|10 strings Chapman Stick|
Designed to act as a fully polyphonic chordal instrument, it looks like a wide version of an electric guitar's fretboard, but longer and wider. Unlike the guitar and the bass, it is played by tapping or fretting the strings, rather than plucking them.
My Chapman Stick is 10 strings. I bought it from the bass player of one of the bands I used to play, back in Brazil, but never had the opportunity nor the time to play it. Or should I say to tap it?
The tapping is not the only challenge
The "Free Hands Two-Handed Tapping" technique, a two-handed tapping with the fingers of both hands perpendicular to the strings, is harder than just tapping the guitar! Another challenge is the tuning. There are several different options, but the original 10-string Classic Stick tuning is still very popular, and it is my preferred.
An awkward tuning based on open fourths and fifths
The first 5 strings are called "Melody" strings, and are tuned as D, A, E, B and F#. Each string downs a 4th from the previous one. The next 5 strings, called "Bass" strings, starts with a deep C (a 2nd down the bass E) then G, D, A and E. They are upped a 5th from the previous one.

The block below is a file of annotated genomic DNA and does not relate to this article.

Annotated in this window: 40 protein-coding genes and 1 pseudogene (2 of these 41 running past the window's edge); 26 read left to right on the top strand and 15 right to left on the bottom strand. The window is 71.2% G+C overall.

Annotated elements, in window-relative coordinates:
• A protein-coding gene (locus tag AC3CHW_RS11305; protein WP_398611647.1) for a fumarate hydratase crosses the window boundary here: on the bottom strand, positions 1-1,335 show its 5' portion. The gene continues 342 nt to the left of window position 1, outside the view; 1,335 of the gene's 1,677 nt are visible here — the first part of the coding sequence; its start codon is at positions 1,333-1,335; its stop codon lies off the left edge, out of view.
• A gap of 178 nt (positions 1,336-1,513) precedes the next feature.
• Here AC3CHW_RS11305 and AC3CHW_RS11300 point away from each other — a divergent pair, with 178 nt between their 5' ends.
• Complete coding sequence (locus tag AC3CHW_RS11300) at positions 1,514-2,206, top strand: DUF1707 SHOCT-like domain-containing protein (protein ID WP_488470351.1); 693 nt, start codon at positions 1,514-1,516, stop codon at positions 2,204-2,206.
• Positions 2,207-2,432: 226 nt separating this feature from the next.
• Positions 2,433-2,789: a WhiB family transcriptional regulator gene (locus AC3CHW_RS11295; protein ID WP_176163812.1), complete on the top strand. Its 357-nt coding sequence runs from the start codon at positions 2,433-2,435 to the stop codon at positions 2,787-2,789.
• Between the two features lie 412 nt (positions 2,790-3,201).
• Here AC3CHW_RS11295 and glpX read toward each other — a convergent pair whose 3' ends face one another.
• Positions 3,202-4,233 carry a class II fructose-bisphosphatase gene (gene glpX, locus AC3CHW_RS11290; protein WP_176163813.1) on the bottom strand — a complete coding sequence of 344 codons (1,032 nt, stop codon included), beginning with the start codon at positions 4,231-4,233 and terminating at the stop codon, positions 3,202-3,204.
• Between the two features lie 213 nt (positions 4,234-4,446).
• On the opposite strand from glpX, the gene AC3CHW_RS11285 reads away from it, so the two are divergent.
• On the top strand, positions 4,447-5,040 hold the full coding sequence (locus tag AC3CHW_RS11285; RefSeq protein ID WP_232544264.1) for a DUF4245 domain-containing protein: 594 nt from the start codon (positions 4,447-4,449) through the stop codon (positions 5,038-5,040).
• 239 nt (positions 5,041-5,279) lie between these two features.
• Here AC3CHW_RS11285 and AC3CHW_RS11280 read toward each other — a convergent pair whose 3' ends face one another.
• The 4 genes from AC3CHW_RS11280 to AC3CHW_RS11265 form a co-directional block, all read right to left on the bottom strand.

All together: D, A, E, B, F#, C, G, D, A, E. It is a pretty awkward tuning for those used to guitar/bass tuning.
Finding the time
All set! Now is just a matter of finding the time to learn it... but differently from that old Stones' song, time is not on my side, and if space and time are really relative and flexible as per Albert Einstein's theory - "the dividing line between past, present, and future is an illusion", said the man himself - I shouldn't need to choose between learning the Chapman Stick or studying to my so long postponed EA Certification exam...